A presenter stands in front of a class while showing pie charts.

Gender bias examples.

There are many common examples of gender bias that can negatively impact any industry, but particularly women in the tech industry.

  • Women not being hired due to male-dominated workplaces. Male managers and employees will likely connect better to male candidates for a job, so female candidates may not be hired. This is a huge issue and can limit opportunities for women.

  • Unequal pay. Unequal pay is a common result of this bias. Women and men who do the same job and have the same qualifications don’t get paid the same amount, which is unfair and frustrating.

  • Unfair interview questions about family and home. Sometimes women in interviews can be asked questions about their commitment to work, and how they intend to balance their other responsibilities as mothers or wives. These are unfair questions that can result in women not getting jobs they are qualified for. In the event this happens, women are not required to answer these kinds of questions.

  • Diminished responsibility. Some women in the office aren’t given the responsibility they deserve or can handle simply because they are women. They may be passed over for their male counterparts for no other reason than their gender.

  • Unequal access to restroom facilities. Something as simple as the location of a restroom can be unequal for women at work. Women and men both deserve equal access to amenities in the workplace, in every field.

  • Lack of promotions. Many times women are passed over for promotions in the workplace. And often the only reason they are passed over is because they are women. This is unfortunate, because women leaders are great leaders in the workplace and deserve the same kind of opportunity as men.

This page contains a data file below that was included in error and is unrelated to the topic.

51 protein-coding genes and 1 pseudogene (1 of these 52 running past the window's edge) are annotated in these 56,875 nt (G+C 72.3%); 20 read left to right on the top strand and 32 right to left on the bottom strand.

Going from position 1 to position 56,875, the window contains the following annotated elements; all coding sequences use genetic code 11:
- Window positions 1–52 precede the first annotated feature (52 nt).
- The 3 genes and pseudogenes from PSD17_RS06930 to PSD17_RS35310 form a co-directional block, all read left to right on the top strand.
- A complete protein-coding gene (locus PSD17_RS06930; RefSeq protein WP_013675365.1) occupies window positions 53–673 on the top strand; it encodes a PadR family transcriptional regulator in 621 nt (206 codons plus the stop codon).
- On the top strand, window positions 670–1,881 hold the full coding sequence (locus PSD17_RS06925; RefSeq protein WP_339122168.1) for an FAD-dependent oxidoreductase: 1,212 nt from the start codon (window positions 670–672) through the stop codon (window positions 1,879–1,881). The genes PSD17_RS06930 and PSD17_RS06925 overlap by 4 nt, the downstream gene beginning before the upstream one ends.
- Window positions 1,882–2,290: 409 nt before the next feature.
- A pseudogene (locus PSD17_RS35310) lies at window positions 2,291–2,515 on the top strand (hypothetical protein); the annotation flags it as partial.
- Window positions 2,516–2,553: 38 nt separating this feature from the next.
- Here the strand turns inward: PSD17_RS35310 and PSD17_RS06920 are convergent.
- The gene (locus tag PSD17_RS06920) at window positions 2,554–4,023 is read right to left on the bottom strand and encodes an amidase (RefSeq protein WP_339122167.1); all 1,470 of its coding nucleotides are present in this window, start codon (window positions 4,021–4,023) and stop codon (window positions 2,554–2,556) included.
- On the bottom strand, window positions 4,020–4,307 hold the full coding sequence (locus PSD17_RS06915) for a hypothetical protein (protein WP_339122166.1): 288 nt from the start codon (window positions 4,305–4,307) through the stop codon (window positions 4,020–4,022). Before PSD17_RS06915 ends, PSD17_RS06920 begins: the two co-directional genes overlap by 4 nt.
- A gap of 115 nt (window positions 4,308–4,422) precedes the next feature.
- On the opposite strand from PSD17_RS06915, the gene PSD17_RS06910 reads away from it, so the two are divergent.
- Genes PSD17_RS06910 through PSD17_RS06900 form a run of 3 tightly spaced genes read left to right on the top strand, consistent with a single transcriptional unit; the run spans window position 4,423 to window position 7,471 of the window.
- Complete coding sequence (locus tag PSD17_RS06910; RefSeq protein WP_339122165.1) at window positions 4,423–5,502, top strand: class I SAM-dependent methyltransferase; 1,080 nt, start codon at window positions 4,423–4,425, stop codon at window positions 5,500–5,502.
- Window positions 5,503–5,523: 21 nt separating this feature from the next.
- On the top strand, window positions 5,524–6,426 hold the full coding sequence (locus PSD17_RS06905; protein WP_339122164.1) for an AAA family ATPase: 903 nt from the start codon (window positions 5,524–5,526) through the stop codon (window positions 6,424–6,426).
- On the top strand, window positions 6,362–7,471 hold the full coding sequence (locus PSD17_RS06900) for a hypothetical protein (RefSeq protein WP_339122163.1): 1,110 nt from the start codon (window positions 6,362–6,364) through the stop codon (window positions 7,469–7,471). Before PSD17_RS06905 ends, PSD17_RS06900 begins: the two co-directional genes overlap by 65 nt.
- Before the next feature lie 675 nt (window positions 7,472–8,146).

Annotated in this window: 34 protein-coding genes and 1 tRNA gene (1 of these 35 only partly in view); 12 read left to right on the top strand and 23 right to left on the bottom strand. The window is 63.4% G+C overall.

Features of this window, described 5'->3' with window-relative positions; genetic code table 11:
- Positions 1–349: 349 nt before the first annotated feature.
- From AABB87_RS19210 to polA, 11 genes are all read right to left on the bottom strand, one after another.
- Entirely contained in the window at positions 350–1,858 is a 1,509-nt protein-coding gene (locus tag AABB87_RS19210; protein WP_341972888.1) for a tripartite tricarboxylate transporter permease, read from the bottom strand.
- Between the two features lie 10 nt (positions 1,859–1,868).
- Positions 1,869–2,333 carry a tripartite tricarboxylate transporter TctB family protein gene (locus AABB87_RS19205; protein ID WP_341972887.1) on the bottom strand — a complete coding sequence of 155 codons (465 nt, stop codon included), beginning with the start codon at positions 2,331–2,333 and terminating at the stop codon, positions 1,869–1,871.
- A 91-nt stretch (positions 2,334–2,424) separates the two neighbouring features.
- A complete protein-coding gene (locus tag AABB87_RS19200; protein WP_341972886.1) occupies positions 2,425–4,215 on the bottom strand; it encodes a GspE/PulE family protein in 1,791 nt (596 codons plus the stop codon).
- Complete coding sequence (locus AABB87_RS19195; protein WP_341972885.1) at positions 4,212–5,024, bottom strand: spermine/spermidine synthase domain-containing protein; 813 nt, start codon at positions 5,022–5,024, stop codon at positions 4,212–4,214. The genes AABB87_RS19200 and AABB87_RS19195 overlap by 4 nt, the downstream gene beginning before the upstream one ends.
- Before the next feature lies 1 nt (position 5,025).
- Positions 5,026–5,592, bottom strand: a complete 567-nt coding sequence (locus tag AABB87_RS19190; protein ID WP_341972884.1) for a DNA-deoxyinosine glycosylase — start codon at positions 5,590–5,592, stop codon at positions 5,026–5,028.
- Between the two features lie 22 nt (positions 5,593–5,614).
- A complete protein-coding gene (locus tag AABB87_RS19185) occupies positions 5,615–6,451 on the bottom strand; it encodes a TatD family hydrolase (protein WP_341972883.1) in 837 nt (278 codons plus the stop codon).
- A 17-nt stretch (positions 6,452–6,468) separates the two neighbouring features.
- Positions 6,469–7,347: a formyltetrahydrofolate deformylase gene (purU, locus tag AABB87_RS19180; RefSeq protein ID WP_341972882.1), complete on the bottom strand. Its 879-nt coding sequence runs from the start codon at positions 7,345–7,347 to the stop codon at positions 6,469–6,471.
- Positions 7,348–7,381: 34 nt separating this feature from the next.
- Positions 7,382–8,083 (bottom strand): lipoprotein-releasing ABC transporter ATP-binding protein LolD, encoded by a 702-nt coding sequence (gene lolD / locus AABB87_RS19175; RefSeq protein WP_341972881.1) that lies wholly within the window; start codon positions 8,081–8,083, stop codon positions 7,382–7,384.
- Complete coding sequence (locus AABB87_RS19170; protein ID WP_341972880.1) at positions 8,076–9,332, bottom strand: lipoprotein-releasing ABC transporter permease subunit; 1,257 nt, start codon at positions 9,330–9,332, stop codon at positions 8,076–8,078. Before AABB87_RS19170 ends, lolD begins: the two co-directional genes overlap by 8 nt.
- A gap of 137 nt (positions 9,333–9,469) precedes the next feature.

• Sexist conversations that make women feel uncomfortable. These kinds of conversations can happen in the workplace all the time and can result in issues all around the office. Sexism and sexual harassment are both important topics that should be addressed in your organization regularly.

There are many ways that gender bias against women can impact the technology industry, and the result is that less women are inclined to want to go into, or stay in that field.

Statistics about women in the tech industry.

Today research shows that of all the computing jobs in the U.S. only 25% are held by women. Additionally according to a research study, in Silicon Valley where tech is huge, men earned roughly 61% more than women on average. And in every large technology organization like Apple and Microsoft, women hold far less than 50% of the jobs at every level. 

It’s extremely important to note that research also shows that more than 50% of women leave tech jobs mid-career, a turnover rate that is nearly twice as high as the male turnover rate. And nearly 40% of women who earn engineering degrees either quit, or never enter the profession. Only 3% of women say a career in technology would be their first choice.